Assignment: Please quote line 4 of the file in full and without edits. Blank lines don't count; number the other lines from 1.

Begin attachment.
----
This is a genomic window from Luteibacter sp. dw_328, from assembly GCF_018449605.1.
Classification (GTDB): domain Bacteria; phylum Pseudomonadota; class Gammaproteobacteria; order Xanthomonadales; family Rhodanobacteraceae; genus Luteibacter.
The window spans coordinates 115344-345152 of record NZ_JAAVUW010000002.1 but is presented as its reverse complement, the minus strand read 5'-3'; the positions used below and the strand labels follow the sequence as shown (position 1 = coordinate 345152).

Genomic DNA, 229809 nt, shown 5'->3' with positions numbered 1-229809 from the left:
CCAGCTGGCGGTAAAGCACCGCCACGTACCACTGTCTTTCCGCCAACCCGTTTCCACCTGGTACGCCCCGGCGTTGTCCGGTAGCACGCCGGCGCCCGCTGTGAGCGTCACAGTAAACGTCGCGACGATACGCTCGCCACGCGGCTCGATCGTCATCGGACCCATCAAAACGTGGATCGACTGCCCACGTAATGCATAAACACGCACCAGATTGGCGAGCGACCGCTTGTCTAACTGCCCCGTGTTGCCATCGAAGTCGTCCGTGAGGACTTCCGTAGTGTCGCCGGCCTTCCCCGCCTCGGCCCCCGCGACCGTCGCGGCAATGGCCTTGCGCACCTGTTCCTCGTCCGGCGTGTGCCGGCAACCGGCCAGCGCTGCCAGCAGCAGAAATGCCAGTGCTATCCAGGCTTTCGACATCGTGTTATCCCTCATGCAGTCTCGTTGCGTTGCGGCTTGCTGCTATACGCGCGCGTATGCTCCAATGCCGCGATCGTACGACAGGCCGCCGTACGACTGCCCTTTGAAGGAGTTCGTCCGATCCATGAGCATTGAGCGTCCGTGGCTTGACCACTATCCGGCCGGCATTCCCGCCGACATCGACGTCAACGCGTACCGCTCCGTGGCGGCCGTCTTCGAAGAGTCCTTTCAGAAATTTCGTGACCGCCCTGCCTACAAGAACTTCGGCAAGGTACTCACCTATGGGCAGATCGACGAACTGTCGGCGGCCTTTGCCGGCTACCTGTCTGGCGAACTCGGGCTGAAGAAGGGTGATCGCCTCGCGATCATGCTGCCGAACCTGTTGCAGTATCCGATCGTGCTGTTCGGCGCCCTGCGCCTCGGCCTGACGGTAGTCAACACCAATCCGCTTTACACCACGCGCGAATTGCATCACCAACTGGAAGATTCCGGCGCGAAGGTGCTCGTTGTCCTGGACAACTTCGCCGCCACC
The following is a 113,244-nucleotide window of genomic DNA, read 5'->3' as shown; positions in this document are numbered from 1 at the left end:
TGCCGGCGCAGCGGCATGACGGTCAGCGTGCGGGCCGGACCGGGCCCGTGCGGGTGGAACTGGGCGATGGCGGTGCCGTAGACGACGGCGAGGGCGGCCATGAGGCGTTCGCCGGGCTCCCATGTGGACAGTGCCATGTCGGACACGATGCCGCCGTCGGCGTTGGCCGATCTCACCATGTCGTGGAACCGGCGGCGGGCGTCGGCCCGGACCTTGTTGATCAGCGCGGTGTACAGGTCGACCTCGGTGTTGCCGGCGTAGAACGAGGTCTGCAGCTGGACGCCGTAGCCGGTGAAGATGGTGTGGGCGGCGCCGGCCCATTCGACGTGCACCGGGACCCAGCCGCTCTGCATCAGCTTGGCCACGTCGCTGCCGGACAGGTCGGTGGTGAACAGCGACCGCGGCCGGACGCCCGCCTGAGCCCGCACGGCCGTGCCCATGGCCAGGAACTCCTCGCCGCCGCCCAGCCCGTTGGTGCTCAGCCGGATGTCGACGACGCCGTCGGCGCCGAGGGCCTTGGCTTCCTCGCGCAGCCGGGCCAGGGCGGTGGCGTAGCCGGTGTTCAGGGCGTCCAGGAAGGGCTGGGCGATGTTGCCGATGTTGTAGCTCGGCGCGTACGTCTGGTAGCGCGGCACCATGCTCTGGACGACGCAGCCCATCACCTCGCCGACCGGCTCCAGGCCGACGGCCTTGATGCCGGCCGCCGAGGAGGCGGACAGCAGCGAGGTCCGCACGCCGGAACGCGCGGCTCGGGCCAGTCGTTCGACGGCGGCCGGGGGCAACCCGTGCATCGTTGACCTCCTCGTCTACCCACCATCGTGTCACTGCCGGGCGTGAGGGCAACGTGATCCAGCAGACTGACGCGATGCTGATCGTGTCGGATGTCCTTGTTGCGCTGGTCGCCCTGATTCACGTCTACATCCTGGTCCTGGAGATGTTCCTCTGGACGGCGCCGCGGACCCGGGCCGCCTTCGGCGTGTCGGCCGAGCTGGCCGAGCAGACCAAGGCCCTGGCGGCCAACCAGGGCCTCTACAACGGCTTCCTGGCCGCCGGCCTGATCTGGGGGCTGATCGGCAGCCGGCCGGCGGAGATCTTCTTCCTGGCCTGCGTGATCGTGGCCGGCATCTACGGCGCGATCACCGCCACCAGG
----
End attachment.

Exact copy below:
Genomic DNA, 229809 nt, shown 5'->3' with positions numbered 1-229809 from the left: